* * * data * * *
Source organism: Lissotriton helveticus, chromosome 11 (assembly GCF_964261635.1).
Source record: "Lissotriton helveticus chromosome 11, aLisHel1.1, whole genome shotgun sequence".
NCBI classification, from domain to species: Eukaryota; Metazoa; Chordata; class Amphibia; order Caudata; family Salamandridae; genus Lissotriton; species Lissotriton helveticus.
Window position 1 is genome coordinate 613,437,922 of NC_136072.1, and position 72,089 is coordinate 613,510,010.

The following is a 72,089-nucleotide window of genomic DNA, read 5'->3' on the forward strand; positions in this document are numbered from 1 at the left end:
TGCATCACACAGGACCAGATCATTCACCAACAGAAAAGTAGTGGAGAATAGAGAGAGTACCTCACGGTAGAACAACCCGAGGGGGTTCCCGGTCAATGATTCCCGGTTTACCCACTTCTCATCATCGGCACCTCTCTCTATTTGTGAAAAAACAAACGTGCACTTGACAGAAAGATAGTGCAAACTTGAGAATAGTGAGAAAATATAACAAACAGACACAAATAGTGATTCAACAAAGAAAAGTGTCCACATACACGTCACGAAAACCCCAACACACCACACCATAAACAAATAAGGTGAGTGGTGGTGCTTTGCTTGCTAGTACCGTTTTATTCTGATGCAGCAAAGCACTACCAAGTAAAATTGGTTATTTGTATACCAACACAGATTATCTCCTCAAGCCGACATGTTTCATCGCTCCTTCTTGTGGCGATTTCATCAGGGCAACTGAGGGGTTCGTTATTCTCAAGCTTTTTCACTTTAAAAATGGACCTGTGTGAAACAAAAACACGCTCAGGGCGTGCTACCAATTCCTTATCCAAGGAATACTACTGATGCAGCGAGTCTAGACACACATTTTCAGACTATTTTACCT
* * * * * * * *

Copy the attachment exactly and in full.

Source organism: Lissotriton helveticus, chromosome 11 (assembly GCF_964261635.1).
Source record: "Lissotriton helveticus chromosome 11, aLisHel1.1, whole genome shotgun sequence".
NCBI classification, from domain to species: Eukaryota; Metazoa; Chordata; class Amphibia; order Caudata; family Salamandridae; genus Lissotriton; species Lissotriton helveticus.
Window position 1 is genome coordinate 613,437,922 of NC_136072.1, and position 72,089 is coordinate 613,510,010.

The following is a 72,089-nucleotide window of genomic DNA, read 5'->3' on the forward strand; positions in this document are numbered from 1 at the left end:
TGCATCACACAGGACCAGATCATTCACCAACAGAAAAGTAGTGGAGAATAGAGAGAGTACCTCACGGTAGAACAACCCGAGGGGGTTCCCGGTCAATGATTCCCGGTTTACCCACTTCTCATCATCGGCACCTCTCTCTATTTGTGAAAAAACAAACGTGCACTTGACAGAAAGATAGTGCAAACTTGAGAATAGTGAGAAAATATAACAAACAGACACAAATAGTGATTCAACAAAGAAAAGTGTCCACATACACGTCACGAAAACCCCAACACACCACACCATAAACAAATAAGGTGAGTGGTGGTGCTTTGCTTGCTAGTACCGTTTTATTCTGATGCAGCAAAGCACTACCAAGTAAAATTGGTTATTTGTATACCAACACAGATTATCTCCTCAAGCCGACATGTTTCATCGCTCCTTCTTGTGGCGATTTCATCAGGGCAACTGAGGGGTTCGTTATTCTCAAGCTTTTTCACTTTAAAAATGGACCTGTGTGAAACAAAAACACGCTCAGGGCGTGCTACCAATTCCTTATCCAAGGAATACTACTGATGCAGCGAGTCTAGACACACATTTTCAGACTATTTTACCT